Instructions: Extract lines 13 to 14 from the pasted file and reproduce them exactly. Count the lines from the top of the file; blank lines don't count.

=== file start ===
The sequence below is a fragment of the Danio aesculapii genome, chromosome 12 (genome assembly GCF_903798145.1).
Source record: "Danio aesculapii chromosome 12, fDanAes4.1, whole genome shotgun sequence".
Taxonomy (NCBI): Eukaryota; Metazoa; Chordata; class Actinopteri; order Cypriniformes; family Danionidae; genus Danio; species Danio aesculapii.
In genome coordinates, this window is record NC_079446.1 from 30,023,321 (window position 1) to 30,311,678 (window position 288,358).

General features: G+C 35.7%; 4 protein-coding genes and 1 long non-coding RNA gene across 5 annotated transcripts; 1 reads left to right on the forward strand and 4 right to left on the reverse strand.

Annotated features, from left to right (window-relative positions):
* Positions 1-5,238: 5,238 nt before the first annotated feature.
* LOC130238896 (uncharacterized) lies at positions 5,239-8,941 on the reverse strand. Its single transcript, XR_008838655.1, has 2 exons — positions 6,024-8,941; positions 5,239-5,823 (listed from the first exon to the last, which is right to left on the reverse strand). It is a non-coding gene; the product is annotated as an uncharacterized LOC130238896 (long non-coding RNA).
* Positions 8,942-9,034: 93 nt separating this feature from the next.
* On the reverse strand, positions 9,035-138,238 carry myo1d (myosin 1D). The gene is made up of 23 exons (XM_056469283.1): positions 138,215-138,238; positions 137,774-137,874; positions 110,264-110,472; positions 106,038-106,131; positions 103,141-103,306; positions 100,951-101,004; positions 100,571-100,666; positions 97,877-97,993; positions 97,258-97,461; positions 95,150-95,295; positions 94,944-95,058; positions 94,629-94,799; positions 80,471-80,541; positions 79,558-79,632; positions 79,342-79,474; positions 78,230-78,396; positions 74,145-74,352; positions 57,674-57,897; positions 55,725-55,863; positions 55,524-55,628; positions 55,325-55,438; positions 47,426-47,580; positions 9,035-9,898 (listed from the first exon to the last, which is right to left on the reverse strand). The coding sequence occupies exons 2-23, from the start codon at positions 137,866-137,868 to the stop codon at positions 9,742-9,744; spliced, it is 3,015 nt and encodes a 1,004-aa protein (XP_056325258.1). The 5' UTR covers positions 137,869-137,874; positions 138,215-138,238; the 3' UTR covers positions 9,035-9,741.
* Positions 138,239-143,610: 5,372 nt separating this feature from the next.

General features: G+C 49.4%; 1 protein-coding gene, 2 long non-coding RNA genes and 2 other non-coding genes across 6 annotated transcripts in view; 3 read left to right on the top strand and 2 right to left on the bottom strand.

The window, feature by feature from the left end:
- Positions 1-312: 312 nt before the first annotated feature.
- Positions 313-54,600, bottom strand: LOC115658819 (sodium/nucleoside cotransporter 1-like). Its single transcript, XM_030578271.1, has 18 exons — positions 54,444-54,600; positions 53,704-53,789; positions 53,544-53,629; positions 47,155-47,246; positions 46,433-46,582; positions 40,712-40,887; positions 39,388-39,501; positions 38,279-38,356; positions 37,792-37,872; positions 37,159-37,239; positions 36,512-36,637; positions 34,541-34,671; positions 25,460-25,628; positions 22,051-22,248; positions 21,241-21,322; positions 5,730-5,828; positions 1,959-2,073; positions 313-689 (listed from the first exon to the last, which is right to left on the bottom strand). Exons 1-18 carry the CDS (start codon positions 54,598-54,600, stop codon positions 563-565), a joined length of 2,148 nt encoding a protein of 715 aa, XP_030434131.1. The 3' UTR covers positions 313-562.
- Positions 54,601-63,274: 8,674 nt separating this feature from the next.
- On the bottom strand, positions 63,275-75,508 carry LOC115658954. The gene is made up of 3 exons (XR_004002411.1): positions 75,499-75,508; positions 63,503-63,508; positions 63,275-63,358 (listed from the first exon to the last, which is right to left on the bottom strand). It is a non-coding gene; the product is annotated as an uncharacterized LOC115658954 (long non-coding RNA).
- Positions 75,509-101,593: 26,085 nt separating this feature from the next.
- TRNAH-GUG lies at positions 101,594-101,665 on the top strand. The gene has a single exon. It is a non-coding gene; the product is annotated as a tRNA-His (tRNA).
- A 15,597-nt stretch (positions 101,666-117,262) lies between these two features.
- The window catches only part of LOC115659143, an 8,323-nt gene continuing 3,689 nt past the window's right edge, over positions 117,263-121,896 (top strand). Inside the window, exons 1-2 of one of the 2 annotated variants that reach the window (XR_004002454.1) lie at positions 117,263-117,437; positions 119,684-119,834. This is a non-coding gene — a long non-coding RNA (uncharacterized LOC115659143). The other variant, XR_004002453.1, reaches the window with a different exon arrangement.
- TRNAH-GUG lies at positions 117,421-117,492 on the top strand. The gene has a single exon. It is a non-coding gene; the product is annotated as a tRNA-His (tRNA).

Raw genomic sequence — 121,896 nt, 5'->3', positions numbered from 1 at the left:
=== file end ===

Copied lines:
The window, feature by feature from the left end:
- Positions 1-312: 312 nt before the first annotated feature.